Farmers can now deliver to the wheat board through 120 elevators across the West and more grain companies are expected to participate
Things are starting to look up for the Canadian Wheat Board.
Last week it announced six more grain companies will handle its grain making it practical for farmers across the West to patronize the board, and it announced a big wheat sale to Japan.
Until the new handling agreements were announced June 21 at the Farm Progress Show in Regina, some wondered if the “new” post-monopoly board would be dead on arrival Aug. 1.
Agriculture Minister Gerry Ritz, who had been trumpeting a “strong and viable wheat board” in an open market, conceded in an interview on CFAM last week the first year will be tough for the board. Grain companies want to secure as much grain as they can directly from farmers, but he said that was normal in business.
Tools to compete
When asked to comment further Ritz said in an email the government is committed to ensuring the board has the tools to compete in an open market and is sure the CWB will be “a strong and active player in an open grains market…”
The new agreements, which include Viterra, Canada’s biggest grain company, along with former deals with Cargill and South West Terminal, bring the number of elevators handling board grain to 120. Those facilities represent almost half of the West’s grain-handling capacity, but cover the entire region geographically, said Gord Flaten, the board’s vice-president for grain procurement.
Agreements were also struck with Mission Terminal, West Central Road and Rail, Delmar Commodities, Linear Grain and Agro Source.
It’s expected the agreement with Viterra will continue if Glencore International buys Viterra, board CEO and president Ian White said.
The board also expects to get handling agreements with all the other grain companies, including Richardson, Parrish & Heimbecker and Paterson, by month’s end, he added.
“CWB is ready to do business with partners who are committed to helping us serve Prairie farmers and their global grain customers,” White said.
“Farmers should now be able to move ahead and sign CWB contracts with confidence.”
Flaten also said the wheat board has struck a deal with Japan to supply it with 50 per cent of the Canada Western Red Spring wheat it will buy during the first half of the new crop year. Typically Japan buys a total of 800,000 to one million tonnes of wheat from Canada annually, he said.
“That’s definitely good for CWB and the farmers that participate in our pools,” he said. “That’s a good market.
“It’s a good deal for the Japanese because they want to make the transition very carefully as well to make sure they’re going to be well supplied.”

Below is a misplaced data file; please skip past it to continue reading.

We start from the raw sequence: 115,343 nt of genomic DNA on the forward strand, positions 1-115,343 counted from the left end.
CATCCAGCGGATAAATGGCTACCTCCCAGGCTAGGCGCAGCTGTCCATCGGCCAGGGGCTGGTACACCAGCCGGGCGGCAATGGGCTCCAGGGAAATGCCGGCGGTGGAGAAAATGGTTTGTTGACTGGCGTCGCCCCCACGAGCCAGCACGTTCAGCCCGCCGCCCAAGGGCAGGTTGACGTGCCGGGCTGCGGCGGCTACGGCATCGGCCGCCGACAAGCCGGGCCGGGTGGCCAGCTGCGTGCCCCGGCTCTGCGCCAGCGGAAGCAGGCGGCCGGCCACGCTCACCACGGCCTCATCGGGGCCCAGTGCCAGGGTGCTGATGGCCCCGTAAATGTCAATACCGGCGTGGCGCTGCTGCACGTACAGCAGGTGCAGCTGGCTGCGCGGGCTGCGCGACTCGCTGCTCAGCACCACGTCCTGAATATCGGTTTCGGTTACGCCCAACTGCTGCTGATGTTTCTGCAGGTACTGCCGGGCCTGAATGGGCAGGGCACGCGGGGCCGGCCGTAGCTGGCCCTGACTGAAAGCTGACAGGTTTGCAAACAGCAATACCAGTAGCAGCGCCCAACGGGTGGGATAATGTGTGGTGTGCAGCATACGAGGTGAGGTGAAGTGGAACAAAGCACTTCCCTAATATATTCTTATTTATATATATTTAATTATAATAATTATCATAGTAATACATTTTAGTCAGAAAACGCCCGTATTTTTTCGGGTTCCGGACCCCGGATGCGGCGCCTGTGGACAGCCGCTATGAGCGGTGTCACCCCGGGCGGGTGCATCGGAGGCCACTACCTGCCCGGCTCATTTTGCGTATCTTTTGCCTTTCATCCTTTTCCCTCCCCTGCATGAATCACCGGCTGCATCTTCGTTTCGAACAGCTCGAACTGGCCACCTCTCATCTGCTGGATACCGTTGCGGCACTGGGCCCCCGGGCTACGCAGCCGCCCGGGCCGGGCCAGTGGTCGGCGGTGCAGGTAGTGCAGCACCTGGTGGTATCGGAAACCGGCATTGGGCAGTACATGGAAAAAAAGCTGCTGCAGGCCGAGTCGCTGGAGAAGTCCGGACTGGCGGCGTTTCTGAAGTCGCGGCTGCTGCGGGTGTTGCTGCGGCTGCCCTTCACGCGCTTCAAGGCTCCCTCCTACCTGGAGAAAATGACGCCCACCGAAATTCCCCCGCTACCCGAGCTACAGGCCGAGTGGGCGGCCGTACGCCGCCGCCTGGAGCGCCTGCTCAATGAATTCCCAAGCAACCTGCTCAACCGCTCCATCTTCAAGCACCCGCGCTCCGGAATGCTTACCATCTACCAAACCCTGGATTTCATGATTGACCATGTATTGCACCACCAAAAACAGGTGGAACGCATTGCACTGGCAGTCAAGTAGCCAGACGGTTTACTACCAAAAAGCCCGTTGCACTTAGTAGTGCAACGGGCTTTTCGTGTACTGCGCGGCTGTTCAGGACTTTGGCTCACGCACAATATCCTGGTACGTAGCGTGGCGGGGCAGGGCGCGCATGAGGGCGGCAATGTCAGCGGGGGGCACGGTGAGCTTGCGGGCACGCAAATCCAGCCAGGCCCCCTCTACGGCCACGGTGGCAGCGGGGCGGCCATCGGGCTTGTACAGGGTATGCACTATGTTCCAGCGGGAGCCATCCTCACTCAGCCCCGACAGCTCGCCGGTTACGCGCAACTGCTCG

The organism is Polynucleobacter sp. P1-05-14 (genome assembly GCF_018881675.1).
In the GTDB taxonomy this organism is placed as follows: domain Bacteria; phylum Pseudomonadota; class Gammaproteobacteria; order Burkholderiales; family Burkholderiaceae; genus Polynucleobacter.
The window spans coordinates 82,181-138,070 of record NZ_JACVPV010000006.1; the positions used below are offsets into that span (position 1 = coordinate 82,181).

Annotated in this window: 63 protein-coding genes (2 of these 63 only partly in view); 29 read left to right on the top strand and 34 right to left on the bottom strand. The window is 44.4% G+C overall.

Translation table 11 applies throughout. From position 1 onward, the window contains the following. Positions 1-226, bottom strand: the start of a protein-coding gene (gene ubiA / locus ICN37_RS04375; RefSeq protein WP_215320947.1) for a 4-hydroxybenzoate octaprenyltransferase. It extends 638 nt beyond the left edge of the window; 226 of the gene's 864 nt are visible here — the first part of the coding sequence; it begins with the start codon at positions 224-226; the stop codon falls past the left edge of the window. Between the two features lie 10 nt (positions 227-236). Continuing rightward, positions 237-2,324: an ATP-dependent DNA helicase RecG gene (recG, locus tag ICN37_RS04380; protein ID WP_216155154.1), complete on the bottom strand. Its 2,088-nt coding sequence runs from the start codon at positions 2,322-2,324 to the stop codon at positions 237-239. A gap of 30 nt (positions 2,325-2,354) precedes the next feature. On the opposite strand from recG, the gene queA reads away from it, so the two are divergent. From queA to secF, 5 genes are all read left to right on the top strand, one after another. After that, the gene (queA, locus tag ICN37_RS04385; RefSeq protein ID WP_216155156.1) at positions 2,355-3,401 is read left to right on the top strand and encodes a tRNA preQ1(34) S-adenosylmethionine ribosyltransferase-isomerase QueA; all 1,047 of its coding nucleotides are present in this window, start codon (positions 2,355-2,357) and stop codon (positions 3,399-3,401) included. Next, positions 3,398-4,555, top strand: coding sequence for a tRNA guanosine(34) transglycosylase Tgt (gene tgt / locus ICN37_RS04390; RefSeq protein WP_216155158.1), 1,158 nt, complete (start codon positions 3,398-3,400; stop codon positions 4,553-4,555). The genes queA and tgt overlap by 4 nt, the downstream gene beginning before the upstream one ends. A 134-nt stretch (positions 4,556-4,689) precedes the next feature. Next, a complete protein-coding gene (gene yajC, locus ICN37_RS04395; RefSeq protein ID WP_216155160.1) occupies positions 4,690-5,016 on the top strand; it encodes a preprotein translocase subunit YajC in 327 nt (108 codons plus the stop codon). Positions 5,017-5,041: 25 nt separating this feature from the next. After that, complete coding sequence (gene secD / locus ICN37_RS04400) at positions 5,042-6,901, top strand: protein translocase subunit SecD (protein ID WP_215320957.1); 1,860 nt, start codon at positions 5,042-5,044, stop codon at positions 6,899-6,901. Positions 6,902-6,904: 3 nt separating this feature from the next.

Sign up now
To take advantage of sales to Japan and other markets, the board is urging farmers to contract with its pools right away. Traditionally farmers don’t sign up until after harvest, but now the board must compete with other buyers. Before it can do much forward selling it needs to know how much grain it’s getting, Flaten said.
“There’s also no risk for a farmer to sign up early to these pools,” Flaten told reporters. “We have an Act of God clause that removes any of the risk for farmers… if they have a production problem like hail damage. They can also change their grades and switch to cash contracts.”
Farmers who delay might not get into the pools, especially the early pool that ends Jan. 31, White said.
Some companies will handle the board’s cash contracts and others won’t. Farmers who sell on a cash basis to the board can negotiate with different companies to handle the grain, Flaten said. The same applies to pooled grain.
“That gives (farmers) some market power to negotiate the best deal they can on handling and freight charges,” he said.
White said the handling agreements took longer than predicted because they are new and complex, he said. He declined to say how much market share the board expects to earn.
The board will soon announce its initial payments, White said. In the past they’ve been about 65 per cent of the expected final return. But the new CWB hopes to offer a higher initial payment. The government will guarantee the traditional initial and the board will look at ways to cover the rest.
Producer cars will be a big part of the board’s new business, Flaten said.
“We have a special contract for them and we expect to be able to handle a large number of tonnes through producer cars.”
The board won’t rule out sending producer cars to Churchill, but it’s unlikely, he said. Timing producer car arrivals and grade fluctuations make producer cars more difficult to handle at smaller ports, Flaten said.